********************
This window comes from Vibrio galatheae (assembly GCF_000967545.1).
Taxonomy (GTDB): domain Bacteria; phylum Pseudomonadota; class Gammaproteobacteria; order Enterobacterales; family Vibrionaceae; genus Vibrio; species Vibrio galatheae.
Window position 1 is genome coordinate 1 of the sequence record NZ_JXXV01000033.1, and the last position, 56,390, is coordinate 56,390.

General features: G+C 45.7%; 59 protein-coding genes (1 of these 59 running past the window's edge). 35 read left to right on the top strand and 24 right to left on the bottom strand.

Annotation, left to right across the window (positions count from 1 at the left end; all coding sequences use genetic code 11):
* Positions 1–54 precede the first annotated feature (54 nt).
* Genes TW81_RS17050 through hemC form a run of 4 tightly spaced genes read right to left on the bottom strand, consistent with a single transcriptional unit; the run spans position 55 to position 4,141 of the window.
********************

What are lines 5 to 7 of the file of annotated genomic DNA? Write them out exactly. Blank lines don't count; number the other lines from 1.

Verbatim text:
Annotation, left to right across the window (positions count from 1 at the left end; all coding sequences use genetic code 11):
* Positions 1–54 precede the first annotated feature (54 nt).
* Genes TW81_RS17050 through hemC form a run of 4 tightly spaced genes read right to left on the bottom strand, consistent with a single transcriptional unit; the run spans position 55 to position 4,141 of the window.